UNDP Japan-Caribbean Climate Change Partnership Project co-funds Renewable Solar Energy Project in SurinameApr 29, 2017
Ms. Ketoera Aparaka, 45 years, and Ms. Anna Nantawi, 52 years, from the village of Tepu, a predominantly Trio indigenous community in the south east of Suriname, know the importance of renewable energy. In 2015, Ms. Aparaka and Ms. Nantawi left their village of approximately 400 community members, to participate in solar panel training in India provided by the Barefoot Women’s Empowerment Program. The women, now qualified solar engineers, have since installed solar panels in their own homes, other community buildings and have provided informal solar panel training to women in their village.
Tepu, situated near the Tapanahony River, generates electricity from burning fossil fuels. Community members are primarily dependent on the Government of Suriname’s (GoS)’ fuel for energy provision, of which is delivered free, for sometimes up to six hours per day, however often less.
The Amazon Conservation Team Suriname (ACT-S) is now helping Ms. Aparaka and Ms. Nantawi to turn more lights on in Tepu. On 20 April 2017, the ACT-S, a local non-government organization, was officially awarded $50,000 to support the installation of solar panels in 50 homes in the community. The project funds, awarded by the UNDP through the Japan-Caribbean Climate Change Partnership, funded by the Japanese Government, will support Ms. Aparaka and Ms. Nantawi to install the solar panels and train other women and men to install and maintain the panels over the coming 12 months.
The ACT-S stated “By using renewable energy sources like solar energy, the community also reduces a dependence on fossil fuel gas and oil reserves in this community, which are becoming more expensive and difficult to transport to remote areas. It also improves our energy security”. The ACT-S reported that the village consumes approximately 35 thousand litres of fossil fuel on an annual basis.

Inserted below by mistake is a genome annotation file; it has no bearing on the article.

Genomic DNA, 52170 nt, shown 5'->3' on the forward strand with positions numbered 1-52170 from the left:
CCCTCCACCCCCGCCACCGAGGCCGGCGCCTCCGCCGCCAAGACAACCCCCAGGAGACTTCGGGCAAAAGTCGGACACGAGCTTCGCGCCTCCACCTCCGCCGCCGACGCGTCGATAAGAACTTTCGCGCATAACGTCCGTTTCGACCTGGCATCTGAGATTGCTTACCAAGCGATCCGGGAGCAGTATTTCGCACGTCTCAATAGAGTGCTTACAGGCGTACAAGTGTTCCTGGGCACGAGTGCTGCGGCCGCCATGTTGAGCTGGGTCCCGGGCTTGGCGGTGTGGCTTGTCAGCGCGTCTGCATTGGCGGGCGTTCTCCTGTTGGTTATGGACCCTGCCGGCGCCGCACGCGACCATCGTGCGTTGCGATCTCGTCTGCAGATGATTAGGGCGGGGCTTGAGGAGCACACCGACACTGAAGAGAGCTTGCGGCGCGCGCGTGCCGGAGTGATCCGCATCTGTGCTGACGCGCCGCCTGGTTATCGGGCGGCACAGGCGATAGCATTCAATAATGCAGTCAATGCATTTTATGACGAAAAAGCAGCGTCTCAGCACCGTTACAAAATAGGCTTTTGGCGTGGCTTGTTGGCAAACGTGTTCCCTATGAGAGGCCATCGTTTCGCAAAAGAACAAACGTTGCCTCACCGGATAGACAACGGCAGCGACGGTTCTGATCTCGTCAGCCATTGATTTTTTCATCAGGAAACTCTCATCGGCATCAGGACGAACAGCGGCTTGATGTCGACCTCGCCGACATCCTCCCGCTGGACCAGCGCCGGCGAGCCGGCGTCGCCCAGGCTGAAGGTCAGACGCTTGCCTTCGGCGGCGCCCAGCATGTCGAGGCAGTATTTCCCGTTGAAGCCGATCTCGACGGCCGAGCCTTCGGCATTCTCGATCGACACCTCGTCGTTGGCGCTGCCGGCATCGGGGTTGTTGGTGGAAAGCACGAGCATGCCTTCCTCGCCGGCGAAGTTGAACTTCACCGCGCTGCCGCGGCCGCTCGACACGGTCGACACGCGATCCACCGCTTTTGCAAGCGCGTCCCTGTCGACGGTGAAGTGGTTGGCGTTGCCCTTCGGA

ACT-S acknowledged that the lack of reliable and affordable energy has had a number of impacts on the community. Ms. Audrey Berenstein, Finance and Human Resource Manager of ACT-S who attended the official grant contract signing reported, “In the rural interior, extreme droughts and severe wet seasons can impact food security. Every year food shortages occur periodically. The solar panels can support community members to hunt and fish and then refrigerate or freeze foods, this will improve efficiency and productivity as well”. Ms. Berenstein continued “At present schoolchildren can only complete homework during daylight hours”. She stated, “Energy provision can also support the village in small agro-enterprises and tourism businesses. Energy supply plays an important role in the accommodation of tourists. The solar panels are a more reliable and environmental friendly energy source than the generators that operate with fossil fuel”.
The ACT-S highlighted, “Only a few households, governmental agencies and NGOs in Tepu know and or use solar power at present. Most of the existing solar systems in the village aren’t working. These weren’t maintained correctly, due to insufficient skills in the community”. The pilot project, will build local capacity to adequately maintain existing and new solar systems. The trained workers may also provide solar related services to neighbouring villages, which will support revenue making for the purchase of additional tools and equipment. Ms. Berenstein stated “we are thrilled to work with the community to support them to become more resilient to climate change, reducing fossil fuel use and increasing renewable energy through solar panels will bring so many benefits to the community and environment”.